Santo has all the hallmarks of a streaming hit, but its frenetic pace and scattershot approach make it a show that requires a little more patience than some will be willing to invest.
This review of Netflix’s Santo season 1 is spoiler-free.
Santo feels, in many ways, like something engineered in a lab to be the ideal Netflix release. It’s a co-production between Spain and Brazil, tapping into two of the streamer’s most vital markets; it’s a large-scale crime thriller with twists and turns and a hint of occultism for good measure; and it’s a breezy six episodes, each running under an hour, making it the perfect binge-watch proposition. If you were going to design a streaming hit, this is very much what it’d look like.
But there’s something off about Santo that I can’t quite put a finger on. Sometimes it feels as if it’s trying to have its cake and eat it by cycling through so many genres and structural elements. The pace is breakneck sometimes to its own detriment, and the supporting cast occasionally feels like backdrops for the main players to perform in front of. The limited episode order amounts to a lot of chaos – more than seems ideal for a show that relies so heavily on what is essentially a case of whodunit.
Here’s the thing – the titular Santo is the world’s most notorious drug dealer, who’s being hunted on both sides of the Atlantic, but nobody has ever seen his face. So, he could be anyone, which in this kind of show means he’s inevitably going to be one of the main cast. You spend the whole time trying to guess who, being fed red herrings, and trying to piece together a trail of clues that often feels messy and confounding for no good reason.
The two sides of the law-enforcement coin are represented by two traditionally troubled cops – Millan, a corrupt officer in Spain, and Cardona, a scarred undercover agent from Brazil. Both are intimately tied to Santo and the trail of bloody, bizarre cult rituals he’s leaving in his wake, which includes children cut into pieces with their brains removed. The two parallel stories are brought together early on when Cardona finds himself in Spain with a chunk of his memory missing and having last been seen with Santo’s favorite mistress, Barbara.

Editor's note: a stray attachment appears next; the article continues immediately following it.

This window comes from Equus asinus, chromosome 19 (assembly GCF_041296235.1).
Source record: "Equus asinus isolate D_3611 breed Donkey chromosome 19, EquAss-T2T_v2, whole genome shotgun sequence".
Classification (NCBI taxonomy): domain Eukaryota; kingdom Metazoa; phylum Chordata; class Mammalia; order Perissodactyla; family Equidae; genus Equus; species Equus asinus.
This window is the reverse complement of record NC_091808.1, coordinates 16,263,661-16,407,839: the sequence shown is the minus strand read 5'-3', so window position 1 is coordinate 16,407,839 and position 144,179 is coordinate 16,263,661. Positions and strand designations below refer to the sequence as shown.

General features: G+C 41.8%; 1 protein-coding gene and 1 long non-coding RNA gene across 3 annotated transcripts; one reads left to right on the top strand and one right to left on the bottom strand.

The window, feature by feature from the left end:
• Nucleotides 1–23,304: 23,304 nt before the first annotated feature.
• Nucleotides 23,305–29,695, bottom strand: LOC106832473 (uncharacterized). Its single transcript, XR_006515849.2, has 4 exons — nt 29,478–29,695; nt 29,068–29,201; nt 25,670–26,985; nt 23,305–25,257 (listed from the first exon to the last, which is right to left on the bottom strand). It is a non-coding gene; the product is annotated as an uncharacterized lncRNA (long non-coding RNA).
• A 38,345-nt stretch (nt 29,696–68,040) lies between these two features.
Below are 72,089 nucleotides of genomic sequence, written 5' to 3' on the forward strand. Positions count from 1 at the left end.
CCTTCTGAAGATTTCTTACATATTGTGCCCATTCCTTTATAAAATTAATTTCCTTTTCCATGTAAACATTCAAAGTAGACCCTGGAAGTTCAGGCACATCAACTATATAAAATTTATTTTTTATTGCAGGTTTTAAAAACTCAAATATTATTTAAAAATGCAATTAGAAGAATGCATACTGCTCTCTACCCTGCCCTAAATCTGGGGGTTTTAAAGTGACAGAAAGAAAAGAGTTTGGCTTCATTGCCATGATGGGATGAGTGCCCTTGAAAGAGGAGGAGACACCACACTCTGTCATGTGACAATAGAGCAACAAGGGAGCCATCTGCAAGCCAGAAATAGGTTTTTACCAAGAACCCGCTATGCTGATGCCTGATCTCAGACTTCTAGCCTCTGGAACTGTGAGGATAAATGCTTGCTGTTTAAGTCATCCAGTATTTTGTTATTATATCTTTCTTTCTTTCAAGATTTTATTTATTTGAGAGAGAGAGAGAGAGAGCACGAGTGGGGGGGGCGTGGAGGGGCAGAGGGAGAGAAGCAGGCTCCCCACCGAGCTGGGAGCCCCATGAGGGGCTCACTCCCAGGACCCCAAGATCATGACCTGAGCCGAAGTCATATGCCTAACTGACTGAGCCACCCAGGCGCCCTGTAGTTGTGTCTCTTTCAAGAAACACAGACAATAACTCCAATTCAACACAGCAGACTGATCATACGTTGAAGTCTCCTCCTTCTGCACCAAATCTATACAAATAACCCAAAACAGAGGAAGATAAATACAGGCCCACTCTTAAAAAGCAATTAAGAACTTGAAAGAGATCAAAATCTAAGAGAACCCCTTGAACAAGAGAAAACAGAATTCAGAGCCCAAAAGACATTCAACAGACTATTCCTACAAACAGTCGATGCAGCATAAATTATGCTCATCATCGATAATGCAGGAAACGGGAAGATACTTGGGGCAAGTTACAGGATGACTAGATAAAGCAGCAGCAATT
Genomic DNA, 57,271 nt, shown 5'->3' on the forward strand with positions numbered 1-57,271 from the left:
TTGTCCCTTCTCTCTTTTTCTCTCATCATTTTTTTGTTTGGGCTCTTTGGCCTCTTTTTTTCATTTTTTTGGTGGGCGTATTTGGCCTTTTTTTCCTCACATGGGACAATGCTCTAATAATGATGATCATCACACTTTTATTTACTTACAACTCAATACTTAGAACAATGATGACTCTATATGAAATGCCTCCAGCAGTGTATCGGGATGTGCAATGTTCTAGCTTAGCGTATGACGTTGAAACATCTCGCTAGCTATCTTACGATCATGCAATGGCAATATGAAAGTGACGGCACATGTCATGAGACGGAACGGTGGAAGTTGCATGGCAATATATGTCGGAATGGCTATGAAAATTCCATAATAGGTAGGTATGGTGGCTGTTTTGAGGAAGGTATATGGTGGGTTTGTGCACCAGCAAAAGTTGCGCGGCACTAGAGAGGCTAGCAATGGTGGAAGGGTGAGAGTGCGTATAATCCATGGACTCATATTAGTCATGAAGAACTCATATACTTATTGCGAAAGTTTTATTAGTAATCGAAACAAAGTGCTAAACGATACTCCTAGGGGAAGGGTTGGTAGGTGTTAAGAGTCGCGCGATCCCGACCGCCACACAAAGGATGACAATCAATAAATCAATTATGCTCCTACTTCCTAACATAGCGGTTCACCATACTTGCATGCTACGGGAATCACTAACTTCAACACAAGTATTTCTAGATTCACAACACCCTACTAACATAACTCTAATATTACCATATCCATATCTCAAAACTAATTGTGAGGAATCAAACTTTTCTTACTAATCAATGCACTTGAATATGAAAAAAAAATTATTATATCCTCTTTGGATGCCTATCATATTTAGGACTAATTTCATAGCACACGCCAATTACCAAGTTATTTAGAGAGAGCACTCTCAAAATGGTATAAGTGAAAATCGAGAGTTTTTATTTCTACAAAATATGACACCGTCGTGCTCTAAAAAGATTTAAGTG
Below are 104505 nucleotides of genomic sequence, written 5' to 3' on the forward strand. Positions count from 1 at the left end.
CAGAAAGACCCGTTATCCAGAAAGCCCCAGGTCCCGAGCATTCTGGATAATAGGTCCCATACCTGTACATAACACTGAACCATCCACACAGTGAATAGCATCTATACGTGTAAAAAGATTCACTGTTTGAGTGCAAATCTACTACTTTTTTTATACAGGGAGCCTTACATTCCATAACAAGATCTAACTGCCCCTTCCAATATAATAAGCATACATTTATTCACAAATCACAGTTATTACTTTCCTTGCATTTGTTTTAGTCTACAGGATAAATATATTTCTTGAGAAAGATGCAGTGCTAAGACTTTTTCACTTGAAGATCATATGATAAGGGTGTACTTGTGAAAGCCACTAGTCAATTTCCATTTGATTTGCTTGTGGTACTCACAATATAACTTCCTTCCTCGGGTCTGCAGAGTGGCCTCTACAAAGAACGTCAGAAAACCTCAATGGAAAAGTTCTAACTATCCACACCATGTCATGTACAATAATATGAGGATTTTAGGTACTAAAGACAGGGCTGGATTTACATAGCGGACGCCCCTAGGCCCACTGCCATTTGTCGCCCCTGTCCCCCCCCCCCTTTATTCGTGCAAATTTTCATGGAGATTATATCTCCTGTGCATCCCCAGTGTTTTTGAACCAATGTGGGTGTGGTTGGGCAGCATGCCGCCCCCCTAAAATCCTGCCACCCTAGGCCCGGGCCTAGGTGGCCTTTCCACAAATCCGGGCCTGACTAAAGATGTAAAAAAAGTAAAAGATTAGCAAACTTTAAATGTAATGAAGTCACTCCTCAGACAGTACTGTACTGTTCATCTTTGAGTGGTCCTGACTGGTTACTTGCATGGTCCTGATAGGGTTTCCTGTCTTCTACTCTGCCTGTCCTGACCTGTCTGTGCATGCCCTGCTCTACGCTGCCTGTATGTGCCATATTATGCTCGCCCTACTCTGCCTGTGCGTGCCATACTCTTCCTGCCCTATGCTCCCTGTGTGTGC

Needless to say, there’s a lot of mystery in this premise, and that helps to offset how rote the genre motions can feel; the suspense of being undercover, the moral justifications of corruption, the gruesome satanic rituals, the personal stakes, and so on, and so forth. Santo feels like many other shows, and often several at the same time, which prevents it from really carving out its own identity but also from really satisfying on its own terms. People throw around stuff like “action-packed” and “pacey” as though they’re exclusively compliments, but when that’s all there is, the overall effect can be tiring.
Ultimately, this is a series that thinks it’s a little more clever than it really is and often tries to show it at the expense of the viewer’s understanding and/or enjoyment. It’s worth persevering with since the reveals persist all the way through and you won’t get a full picture until the end, but it’s also a show that requires more attention and effort than a laidback weekend binge ordinarily might. There’ll be an enthusiastic audience for sure, but one can’t help but feel that Santo bites off a little more than it can chew.